Page:Science and War.djvu/31

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several millions of tons per square inch and the period is a fraction of a thousandth part of a second. Hence the shattering effect of these High Explosives.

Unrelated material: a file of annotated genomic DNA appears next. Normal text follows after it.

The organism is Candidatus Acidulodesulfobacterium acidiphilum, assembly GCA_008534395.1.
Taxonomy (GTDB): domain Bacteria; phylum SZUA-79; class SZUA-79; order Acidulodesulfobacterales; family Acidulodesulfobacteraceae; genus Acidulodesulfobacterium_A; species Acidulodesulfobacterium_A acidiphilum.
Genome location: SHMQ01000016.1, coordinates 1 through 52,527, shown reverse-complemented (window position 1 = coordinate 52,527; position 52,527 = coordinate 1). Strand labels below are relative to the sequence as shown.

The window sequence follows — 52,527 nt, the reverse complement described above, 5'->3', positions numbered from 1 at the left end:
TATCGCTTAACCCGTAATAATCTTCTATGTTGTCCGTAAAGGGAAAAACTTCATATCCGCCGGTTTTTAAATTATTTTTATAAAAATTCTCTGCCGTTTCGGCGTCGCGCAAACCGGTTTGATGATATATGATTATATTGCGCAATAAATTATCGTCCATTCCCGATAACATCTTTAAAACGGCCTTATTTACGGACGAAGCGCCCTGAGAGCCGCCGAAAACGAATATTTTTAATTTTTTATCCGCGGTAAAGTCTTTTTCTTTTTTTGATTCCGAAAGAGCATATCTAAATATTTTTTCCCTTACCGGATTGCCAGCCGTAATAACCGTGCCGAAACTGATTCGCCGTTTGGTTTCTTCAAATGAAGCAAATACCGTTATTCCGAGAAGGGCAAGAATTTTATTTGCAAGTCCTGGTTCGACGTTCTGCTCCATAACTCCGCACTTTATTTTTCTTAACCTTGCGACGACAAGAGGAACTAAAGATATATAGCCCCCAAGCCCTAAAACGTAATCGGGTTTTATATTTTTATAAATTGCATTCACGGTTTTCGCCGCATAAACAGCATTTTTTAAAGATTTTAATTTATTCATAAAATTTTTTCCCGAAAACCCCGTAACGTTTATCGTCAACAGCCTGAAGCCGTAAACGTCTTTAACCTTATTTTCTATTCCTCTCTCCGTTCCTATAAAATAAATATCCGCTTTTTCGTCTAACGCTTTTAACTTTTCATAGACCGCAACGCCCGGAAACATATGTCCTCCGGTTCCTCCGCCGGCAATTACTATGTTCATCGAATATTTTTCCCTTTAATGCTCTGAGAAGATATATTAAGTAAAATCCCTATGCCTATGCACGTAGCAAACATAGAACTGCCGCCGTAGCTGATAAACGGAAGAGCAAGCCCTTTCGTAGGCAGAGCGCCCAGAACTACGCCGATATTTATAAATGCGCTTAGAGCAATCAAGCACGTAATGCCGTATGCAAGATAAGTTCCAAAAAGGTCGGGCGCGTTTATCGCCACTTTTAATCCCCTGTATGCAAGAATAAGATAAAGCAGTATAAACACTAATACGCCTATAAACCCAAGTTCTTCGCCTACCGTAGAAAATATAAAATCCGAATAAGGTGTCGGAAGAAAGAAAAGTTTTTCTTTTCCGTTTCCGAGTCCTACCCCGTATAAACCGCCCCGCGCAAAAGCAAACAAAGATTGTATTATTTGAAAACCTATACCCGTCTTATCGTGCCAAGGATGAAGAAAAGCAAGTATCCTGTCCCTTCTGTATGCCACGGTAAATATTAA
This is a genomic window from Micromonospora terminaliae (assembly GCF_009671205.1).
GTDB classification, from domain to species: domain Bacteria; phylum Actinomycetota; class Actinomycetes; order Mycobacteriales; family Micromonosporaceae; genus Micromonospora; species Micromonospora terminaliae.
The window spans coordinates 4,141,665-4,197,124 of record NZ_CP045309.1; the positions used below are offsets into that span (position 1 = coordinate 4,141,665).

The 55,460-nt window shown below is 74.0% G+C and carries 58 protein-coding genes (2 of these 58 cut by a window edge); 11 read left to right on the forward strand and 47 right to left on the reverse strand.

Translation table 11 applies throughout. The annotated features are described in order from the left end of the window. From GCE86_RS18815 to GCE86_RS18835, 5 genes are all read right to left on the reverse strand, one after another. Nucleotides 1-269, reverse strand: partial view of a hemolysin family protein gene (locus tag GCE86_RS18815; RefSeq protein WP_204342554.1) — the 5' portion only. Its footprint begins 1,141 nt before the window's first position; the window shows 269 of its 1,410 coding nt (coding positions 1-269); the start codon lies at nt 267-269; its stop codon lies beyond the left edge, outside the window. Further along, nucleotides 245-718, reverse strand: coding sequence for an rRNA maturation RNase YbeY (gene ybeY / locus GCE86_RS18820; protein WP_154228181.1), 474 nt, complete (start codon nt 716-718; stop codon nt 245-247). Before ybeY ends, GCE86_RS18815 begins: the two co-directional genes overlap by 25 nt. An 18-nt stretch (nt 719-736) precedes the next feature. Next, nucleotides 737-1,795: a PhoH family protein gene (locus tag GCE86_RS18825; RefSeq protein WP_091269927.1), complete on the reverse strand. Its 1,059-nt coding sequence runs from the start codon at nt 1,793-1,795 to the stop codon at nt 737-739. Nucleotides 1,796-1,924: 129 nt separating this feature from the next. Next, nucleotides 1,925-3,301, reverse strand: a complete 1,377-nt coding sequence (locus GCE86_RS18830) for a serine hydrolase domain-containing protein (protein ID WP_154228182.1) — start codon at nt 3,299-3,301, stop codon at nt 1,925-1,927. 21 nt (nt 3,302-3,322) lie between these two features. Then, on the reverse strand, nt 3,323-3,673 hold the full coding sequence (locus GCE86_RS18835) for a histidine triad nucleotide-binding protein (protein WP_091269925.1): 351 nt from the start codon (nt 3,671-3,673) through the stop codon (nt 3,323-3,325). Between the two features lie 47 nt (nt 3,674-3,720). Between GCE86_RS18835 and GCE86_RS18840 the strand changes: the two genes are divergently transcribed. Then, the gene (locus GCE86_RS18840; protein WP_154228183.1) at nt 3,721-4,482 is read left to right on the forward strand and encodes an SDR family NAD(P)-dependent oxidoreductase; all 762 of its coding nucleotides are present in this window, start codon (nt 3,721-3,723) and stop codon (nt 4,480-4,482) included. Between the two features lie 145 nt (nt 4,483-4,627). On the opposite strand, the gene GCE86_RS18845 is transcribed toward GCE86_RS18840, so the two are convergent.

Such violence of explosive force is just what is needed for shells, provided that the explosives are not too sensitive, or in other words that they can stand the shock of the discharge of the gun without exploding. But here a strange peculiarity shews itself. They have two ways of exploding. The one gives a comparatively mild explosion comparable say with that of gunpowder, the other a fierce detonation the violence of which is akin to that of guncotton. No one has penetrated the mystery of this. It undoubtedly depends on the initial disturbance which sets the explosive off. If that is of a sufficiently intense type and is rightly communicated to the mass of the explosive it produces detonation, and the shell is rent to pieces. If not we have only an explosion of ordinary violence which opens out the shell but does little more. It needed much research to give us practical control of high explosives in this respect. In the